Seal diaphragms, also known as chemical seals, are used to measure pressure when the process environment should not come into contact with the pressure components of the measuring device.
The flood idiopharm has two main functions:
- Separation of measurement tools from the process environment
- Pressure transfer to the measuring instrument
How does a flood diaphragm work?
Seal diaphragms, also known as chemical seals or remote seals, are used to measure pressure when the process environment should not come into contact with components under pressure.
The pressure is measured by the diaphragm of elasticity to the liquid from the medium and from there to the measuring component, the measuring instrument or transmitter.
Between the seal diaphragm and the pressure gauge is a capillary tube connected to the gauge to eliminate or minimize the effects of temperature from the hot fluid.
A closed system of flood diaphragm, capillary and measuring instrument is formed. Therefore, the flood diaphragm screw on the flood diaphragm from which the oil is filled should never be loosened.
If the flood diaphragm is leaking, system filler fluid may enter the environment.
Applications of diaphragm gauge:
- If the environment is corrosive and the pressure measuring element itself is not sufficiently protected against it.
- If the environment is very viscous and fibrous, it can cause problems with the measuring instrument due to the presence of dead spaces and restrictions.
- The environment tends to crystallize or polymerize
- If the environment has a very high temperature. As a result, the pressure gauge becomes extremely hot. Heating leads to high temperature error in pressure measurement.
Operation method and characteristics of diaphragm gauge
Diaphragm pressure gauge consists of a circular membrane made of a sheet of metal with precise dimensions, which can be smooth or wavy.
The diaphragm is mechanically attached to the moving part, which amplifies small defects in the diaphragm and transfers them to the hand.
Process pressure is applied at the lower part of the diaphragm, while the upper part is at atmospheric pressure. The pressure difference due to the diaphragm moves the diaphragm upwards and moves the hand.
Aperture deviation is negligible (1.1 mm) and the use of a high-multiplication motion is essential for rotating the hand along the entire scale of motion. Activation of such a high-ratio transmission mechanism is possible because the aperture deflection is capable of producing large forces.
Flat and wavy diaphragms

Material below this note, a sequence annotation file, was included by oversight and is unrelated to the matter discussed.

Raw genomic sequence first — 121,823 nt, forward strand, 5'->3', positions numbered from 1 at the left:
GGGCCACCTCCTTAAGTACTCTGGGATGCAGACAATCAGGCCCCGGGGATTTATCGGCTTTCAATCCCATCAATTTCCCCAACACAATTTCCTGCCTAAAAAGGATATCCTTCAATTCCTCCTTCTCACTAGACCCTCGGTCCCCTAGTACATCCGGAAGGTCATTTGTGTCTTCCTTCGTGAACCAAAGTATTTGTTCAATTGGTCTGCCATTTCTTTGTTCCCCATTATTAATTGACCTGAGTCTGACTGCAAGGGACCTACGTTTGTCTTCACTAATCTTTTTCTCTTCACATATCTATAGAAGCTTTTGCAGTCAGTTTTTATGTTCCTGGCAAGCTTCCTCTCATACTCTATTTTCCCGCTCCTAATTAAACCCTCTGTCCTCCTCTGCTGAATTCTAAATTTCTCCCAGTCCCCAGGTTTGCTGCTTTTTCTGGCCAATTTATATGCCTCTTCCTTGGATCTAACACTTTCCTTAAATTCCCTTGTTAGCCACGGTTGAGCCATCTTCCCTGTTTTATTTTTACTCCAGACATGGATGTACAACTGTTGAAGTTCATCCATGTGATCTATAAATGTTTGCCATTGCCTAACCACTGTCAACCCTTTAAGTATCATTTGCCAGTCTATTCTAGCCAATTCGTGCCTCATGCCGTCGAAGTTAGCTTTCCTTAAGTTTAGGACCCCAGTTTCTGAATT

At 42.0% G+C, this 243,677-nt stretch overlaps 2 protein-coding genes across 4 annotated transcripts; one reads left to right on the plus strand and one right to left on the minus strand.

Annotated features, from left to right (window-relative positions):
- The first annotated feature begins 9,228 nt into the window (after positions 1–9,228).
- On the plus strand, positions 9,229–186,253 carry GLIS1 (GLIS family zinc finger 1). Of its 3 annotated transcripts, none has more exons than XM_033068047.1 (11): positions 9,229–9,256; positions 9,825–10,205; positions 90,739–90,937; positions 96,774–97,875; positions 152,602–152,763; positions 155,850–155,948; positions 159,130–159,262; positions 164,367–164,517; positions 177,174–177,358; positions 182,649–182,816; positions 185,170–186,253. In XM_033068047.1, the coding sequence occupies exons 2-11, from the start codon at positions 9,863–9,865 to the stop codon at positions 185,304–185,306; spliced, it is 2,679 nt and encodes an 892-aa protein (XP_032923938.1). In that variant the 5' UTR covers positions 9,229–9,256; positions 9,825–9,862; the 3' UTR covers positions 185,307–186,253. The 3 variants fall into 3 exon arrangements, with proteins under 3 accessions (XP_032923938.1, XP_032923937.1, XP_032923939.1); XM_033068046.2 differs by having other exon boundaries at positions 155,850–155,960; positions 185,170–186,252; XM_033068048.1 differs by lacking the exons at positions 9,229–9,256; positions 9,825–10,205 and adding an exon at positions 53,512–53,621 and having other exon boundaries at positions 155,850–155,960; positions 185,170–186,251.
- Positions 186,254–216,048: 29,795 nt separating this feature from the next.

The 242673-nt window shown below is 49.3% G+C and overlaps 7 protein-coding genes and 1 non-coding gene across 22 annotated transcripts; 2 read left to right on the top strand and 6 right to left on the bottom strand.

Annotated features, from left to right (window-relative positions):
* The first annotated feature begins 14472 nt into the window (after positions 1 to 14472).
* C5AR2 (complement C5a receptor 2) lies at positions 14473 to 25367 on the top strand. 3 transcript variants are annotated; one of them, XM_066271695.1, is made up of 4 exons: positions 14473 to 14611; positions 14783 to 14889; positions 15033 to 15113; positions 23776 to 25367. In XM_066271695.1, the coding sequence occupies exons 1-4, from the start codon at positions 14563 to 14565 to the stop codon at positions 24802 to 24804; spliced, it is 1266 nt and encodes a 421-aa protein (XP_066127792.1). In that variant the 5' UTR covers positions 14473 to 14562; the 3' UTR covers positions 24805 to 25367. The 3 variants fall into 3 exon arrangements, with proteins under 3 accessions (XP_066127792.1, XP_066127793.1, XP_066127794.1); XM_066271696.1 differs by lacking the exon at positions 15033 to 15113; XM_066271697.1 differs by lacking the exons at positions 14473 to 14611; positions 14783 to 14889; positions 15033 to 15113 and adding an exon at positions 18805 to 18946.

The diaphragm should be such that the deviation is linear, meaning that the same increase in pressure should always correspond to the same deviation as the diaphragm.
A flat diaphragm made of metal will only be linear when the deflection is too small, it must be too small for the hand to move enough.
At larger deflections, the flat diaphragm loses its linear position because more pressure occurs in the diaphragm. The diaphragm becomes increasingly stiff due to the increasing pressure, thus increasing the pressure drop in the diaphragm.
A flexible material, such as a thin sheet of nylon, can act as a smooth diaphragm. The diaphragm then confronts the calibrated spring, which ensures a linear position and steers the diaphragm to its starting position.
Corrugated metal diaphragms are commonly used for industrial applications. Wavy diaphragms ensure that the diaphragm is more elastic and are such that the deflection of the diaphragm is linear. There are several types of corrugated profiles that you can see in the figure below.
Application of diaphragm compression gauge
Diaphragm pressure gauges are used for relative pressure as well as for vacuum, composition and pressure difference.
Due to the diaphragm, these gauges are very suitable for use in viscous environments. For corrosive gases and liquids, the diaphragm may be coated or covered with foil.
By default, these diaphragm gauges come with a male threaded connection.
For highly viscous, impure or crystalline media, it may be necessary to use an open connection flange to prevent process connection clogging. Open connection flange is available from DN15 to DN80. The most common sizes are DN25 and DN50.
Diaphragm pressure gauge for measuring pressure difference is different from measuring relative or absolute pressure. On either side of the membrane, there is a pressure chamber that closes with a bellows. Each of these pressure chambers is connected to different pressures and creates a pressure difference in the diaphragm.
Below are the different types of apertures. Obviously, pressure difference diaphragm gauges are not suitable for highly viscous, impure, or crystallized fluids.
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